W170 | 1846 | Brandolino


Despite the idealistic American aim for a classless society in which
social standing does not dictate opportunity or respectability,
social class is almost everywhere apparent in America.  It is a
measuring stick for success (the more lucrative a job is, the more
prestigious it is); it is a gauge of honesty and moral uprightness
(you know what they say about people “from the wrong side of the
tracks”); it is manipulated by celebrities (Madonna as “Material
Girl” and working-class hero John Mellencamp) and for the advertising
of products from cat food (Fancy Feast) to clothing (Carhartt).  It
is also inextricably tied to our own personal identities - - what
town we hail from; how we speak; whether we drive a Lexus or a Ford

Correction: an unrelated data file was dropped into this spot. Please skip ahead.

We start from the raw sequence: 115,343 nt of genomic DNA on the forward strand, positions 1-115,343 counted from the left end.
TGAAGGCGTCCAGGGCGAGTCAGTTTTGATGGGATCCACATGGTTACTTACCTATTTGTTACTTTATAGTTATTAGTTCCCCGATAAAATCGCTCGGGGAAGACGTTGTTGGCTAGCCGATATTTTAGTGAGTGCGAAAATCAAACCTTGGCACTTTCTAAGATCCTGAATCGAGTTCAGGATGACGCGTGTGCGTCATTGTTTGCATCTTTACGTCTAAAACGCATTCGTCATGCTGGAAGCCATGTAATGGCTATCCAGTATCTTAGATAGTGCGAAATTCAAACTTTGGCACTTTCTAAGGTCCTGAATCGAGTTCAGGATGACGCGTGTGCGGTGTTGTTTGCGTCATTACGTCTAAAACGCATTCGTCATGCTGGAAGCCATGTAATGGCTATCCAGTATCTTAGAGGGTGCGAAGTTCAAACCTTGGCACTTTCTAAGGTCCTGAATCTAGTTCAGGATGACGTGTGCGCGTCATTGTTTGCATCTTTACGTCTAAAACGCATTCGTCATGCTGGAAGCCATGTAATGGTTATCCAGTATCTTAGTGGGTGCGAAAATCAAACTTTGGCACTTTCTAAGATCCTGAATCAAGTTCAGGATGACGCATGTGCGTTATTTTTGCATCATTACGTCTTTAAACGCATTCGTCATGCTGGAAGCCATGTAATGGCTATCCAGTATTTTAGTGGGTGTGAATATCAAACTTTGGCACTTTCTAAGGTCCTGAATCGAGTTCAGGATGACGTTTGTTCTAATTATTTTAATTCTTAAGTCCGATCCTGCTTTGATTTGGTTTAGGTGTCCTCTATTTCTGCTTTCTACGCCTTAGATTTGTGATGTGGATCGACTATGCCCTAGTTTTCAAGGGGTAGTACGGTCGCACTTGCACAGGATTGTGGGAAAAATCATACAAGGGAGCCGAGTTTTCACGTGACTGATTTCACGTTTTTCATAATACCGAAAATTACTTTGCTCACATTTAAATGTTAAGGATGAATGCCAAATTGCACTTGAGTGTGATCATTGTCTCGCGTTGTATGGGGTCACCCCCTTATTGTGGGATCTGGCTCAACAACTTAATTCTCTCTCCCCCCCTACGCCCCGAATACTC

pickup; whether we consider finger foods to be Doritos or caviar;
whether a night out on the town means the opera or bowling.  And
insofar as higher education holds the promise of not only good-
paying, prestigious jobs, but also intellectual refinement and
exposure to more cultured activities, questions of social class are
always implicit in the decision to pursue a college degree.

This course will give students the opportunity to investigate the
roles social class plays in our society.  Readings, writing
assignments, and class discussions will address topics including the
intersection of class and education, class and race, and class as a
cultural force harnessed by celebrities, advertisers, and the mass